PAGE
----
I literally stole this article title off a Google search for cat grooming. It made me laugh. I wasn’t sure if people searching for this information were looking for ideas in how to wrestle a cat into submission, armour themselves for a battle, or attempt bribery and distraction.
Grooming is an act of love between individuals. It should be enjoyable and a wonderful bonding experience. So how does it become so unpleasant between some individuals? We need to step back and get the background story.
Here are nine reasons cat grooming goes awry:
1. “What’s in it for me?” Look at grooming from the cat’s perspective. Is it enjoyable? Rewarding? With no bred-in desire to please like a dog, you have to give the cat a reason to want to do this.
2. The cat wasn’t handled and groomed while young. A crucial opportunity missed. If started young, any pet learns that grooming is just part of the scenery, no big deal, and that it’s quality time spent with the owner.
3. You didn’t start grooming until there was a problem. Aren’t cats supposed to “groom themselves”? Well, no. Not all cats have the ideal hair, weight, and overall health to make self-care a breeze. The owner goes from oversight to suddenly being all over the issue pestering the cat. The cat rightfully believes you are Jekyll and Hyde. The problem is usually painful or uncomfortable. Tugging on private cat areas really hurts and is offensive.
4. You are using the wrong grooming tools. There is a lot of bad information on the web about the cat grooming tools. Here is my recommendation. Use a “feel good” tool for training and reward, and an aluminum comb to do the actual grooming work somewhere in the midst of a grooming session. Be sure to use the grooming tools on yourself first to have a good idea of how it actually works and feels. If the tool is uncomfortable, or you would never use it on your own (8x coarser) hair and scalp, don’t use it on your cat.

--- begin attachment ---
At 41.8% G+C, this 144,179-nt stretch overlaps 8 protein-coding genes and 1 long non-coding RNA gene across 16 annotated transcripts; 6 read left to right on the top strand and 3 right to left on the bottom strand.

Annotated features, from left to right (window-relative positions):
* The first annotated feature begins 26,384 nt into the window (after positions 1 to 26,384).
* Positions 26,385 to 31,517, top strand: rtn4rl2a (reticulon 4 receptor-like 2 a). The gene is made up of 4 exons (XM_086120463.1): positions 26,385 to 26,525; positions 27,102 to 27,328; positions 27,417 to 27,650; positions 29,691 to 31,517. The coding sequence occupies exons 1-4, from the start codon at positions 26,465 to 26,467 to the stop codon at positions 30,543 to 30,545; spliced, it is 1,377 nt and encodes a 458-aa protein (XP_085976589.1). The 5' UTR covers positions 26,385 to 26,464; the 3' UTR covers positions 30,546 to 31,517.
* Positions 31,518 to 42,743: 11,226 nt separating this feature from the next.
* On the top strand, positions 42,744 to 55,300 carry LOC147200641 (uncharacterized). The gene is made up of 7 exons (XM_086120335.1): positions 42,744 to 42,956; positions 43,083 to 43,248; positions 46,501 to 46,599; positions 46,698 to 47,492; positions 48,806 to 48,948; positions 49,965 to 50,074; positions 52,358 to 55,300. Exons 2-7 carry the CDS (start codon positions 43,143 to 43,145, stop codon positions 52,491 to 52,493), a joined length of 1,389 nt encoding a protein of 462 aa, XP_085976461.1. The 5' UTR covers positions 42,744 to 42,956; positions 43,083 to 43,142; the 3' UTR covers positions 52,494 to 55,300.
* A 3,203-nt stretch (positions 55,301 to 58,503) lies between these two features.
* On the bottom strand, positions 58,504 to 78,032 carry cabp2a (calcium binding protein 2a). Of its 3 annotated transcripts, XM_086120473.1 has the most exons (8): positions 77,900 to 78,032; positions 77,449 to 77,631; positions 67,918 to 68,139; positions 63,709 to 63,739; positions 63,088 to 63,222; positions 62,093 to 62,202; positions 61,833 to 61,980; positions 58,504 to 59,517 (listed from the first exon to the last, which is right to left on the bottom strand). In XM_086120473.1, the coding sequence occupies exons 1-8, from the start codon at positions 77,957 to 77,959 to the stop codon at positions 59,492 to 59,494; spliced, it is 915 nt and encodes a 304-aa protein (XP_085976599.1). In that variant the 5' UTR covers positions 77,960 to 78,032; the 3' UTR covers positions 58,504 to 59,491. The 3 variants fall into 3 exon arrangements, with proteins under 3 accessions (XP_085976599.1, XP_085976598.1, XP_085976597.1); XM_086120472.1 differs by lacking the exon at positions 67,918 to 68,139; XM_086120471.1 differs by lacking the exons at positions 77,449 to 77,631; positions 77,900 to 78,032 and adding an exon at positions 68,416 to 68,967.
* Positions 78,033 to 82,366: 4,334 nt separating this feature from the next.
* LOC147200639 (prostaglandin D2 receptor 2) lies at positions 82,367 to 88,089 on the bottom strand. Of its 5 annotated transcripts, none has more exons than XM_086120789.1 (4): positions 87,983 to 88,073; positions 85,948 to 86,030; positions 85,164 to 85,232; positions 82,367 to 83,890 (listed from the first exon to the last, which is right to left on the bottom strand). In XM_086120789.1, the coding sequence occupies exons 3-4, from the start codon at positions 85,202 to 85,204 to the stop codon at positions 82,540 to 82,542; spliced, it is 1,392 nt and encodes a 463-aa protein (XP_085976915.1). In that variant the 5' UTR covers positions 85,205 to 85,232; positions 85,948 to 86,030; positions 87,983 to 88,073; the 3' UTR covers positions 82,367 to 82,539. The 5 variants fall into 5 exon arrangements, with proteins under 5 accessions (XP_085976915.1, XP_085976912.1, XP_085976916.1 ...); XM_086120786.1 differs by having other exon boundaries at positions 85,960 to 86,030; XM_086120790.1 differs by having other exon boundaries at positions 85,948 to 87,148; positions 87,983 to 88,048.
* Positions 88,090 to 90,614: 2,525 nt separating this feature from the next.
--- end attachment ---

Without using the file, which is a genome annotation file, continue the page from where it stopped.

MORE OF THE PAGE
5. Doing too much at once. If you haven’t been practicing since young, you can’t possibly expect a cat to have patience for a grooming session more than a minute or two long if it has little prior experience. It takes time for a cat to build up trust and patience with you. Start with the good enjoyable stuff, and sneak in one hard-to-get-to spot, and finish on a positive. Keep sessions short enough so that you quit before the cat does. Short and frequent grooming trumps intermittent and arduous. Build on the good stuff.
6. Wrong time, wrong place. Never be in a rush or attempt cat grooming during rush hours in your home. Find a quiet time and place. No interruptions, no distractions. It’s quality time for both of you.
7. Former traumatic experience. At some point the cat has had a fear inducing experience. Could be bathing/falling in the tub, could be a shavedown that pushed the cat too far with multiple people holding it down, could be declawing. What ever it may have been, your cat is caught in a fear-based defensive mental loop anytime the cat is handled by a person. Slow, patient rehabilitation using different strategies are the only way to overcome a PTSD-like fear.
8. Level the playing field. Cats are armed with sharp claws and teeth. You’ve just got your wits. Wear long sleeves and pants. Groom in your lap with a towel wrap for shy/nervous cats, or on a slippery surface to reduce traction and leverage for the runaways or swatters. If you are worried about being bitten, use an elizabethan collar, or welding gloves. Most cats quit arguing when you’ve proven you can ignore and thwart their offence.
9. You are not the original owner. Kudos to you for giving a cat a new home! Build on trust following all the other recommendations above.
I haven’t told you how to groom a cat that hates it. I have given you direction and mindfulness you need to start over so the cat will come to at least tolerate it, and with time hopefully enjoy it. Every cat/owner relationship and history is different. If the cat’s grooming needs are beyond what you’re capable of, seek a certified professional cat groomer to get you back on track. Then work on maintaining the reboot, and go for professional seasonal tune-ups.